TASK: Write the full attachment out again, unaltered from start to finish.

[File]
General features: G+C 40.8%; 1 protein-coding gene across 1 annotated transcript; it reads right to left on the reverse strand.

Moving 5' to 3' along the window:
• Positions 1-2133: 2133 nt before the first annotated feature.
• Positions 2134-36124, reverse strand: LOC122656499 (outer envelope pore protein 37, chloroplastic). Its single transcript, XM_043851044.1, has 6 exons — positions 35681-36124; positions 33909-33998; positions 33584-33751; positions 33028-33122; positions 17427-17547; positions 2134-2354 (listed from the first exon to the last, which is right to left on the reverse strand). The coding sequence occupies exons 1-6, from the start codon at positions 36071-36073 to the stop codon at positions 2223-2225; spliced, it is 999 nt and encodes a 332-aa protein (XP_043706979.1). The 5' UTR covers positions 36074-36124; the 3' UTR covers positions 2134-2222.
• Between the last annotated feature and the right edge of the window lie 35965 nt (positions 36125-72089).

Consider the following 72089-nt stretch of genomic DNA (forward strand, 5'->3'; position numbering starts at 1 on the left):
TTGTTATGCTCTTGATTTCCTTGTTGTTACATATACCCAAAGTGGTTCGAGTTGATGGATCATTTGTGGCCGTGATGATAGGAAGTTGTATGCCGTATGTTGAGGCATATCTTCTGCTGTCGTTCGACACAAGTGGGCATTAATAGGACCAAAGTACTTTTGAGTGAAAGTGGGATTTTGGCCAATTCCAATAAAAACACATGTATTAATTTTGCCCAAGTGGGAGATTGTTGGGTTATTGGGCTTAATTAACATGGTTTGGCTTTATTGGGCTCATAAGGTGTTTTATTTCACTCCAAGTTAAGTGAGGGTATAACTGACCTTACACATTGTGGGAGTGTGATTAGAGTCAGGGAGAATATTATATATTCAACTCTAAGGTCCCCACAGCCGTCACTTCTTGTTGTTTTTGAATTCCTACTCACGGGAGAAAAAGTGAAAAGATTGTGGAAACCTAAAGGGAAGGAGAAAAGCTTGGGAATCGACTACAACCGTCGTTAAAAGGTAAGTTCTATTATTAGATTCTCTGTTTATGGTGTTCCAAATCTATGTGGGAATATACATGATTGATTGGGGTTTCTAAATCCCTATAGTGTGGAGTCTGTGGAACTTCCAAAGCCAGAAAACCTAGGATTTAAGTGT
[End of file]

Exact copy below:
General features: G+C 40.8%; 1 protein-coding gene across 1 annotated transcript; it reads right to left on the reverse strand.

Moving 5' to 3' along the window:
• Positions 1-2133: 2133 nt before the first annotated feature.
• Positions 2134-36124, reverse strand: LOC122656499 (outer envelope pore protein 37, chloroplastic). Its single transcript, XM_043851044.1, has 6 exons — positions 35681-36124; positions 33909-33998; positions 33584-33751; positions 33028-33122; positions 17427-17547; positions 2134-2354 (listed from the first exon to the last, which is right to left on the reverse strand). The coding sequence occupies exons 1-6, from the start codon at positions 36071-36073 to the stop codon at positions 2223-2225; spliced, it is 999 nt and encodes a 332-aa protein (XP_043706979.1). The 5' UTR covers positions 36074-36124; the 3' UTR covers positions 2134-2222.
• Between the last annotated feature and the right edge of the window lie 35965 nt (positions 36125-72089).

Consider the following 72089-nt stretch of genomic DNA (forward strand, 5'->3'; position numbering starts at 1 on the left):
TTGTTATGCTCTTGATTTCCTTGTTGTTACATATACCCAAAGTGGTTCGAGTTGATGGATCATTTGTGGCCGTGATGATAGGAAGTTGTATGCCGTATGTTGAGGCATATCTTCTGCTGTCGTTCGACACAAGTGGGCATTAATAGGACCAAAGTACTTTTGAGTGAAAGTGGGATTTTGGCCAATTCCAATAAAAACACATGTATTAATTTTGCCCAAGTGGGAGATTGTTGGGTTATTGGGCTTAATTAACATGGTTTGGCTTTATTGGGCTCATAAGGTGTTTTATTTCACTCCAAGTTAAGTGAGGGTATAACTGACCTTACACATTGTGGGAGTGTGATTAGAGTCAGGGAGAATATTATATATTCAACTCTAAGGTCCCCACAGCCGTCACTTCTTGTTGTTTTTGAATTCCTACTCACGGGAGAAAAAGTGAAAAGATTGTGGAAACCTAAAGGGAAGGAGAAAAGCTTGGGAATCGACTACAACCGTCGTTAAAAGGTAAGTTCTATTATTAGATTCTCTGTTTATGGTGTTCCAAATCTATGTGGGAATATACATGATTGATTGGGGTTTCTAAATCCCTATAGTGTGGAGTCTGTGGAACTTCCAAAGCCAGAAAACCTAGGATTTAAGTGT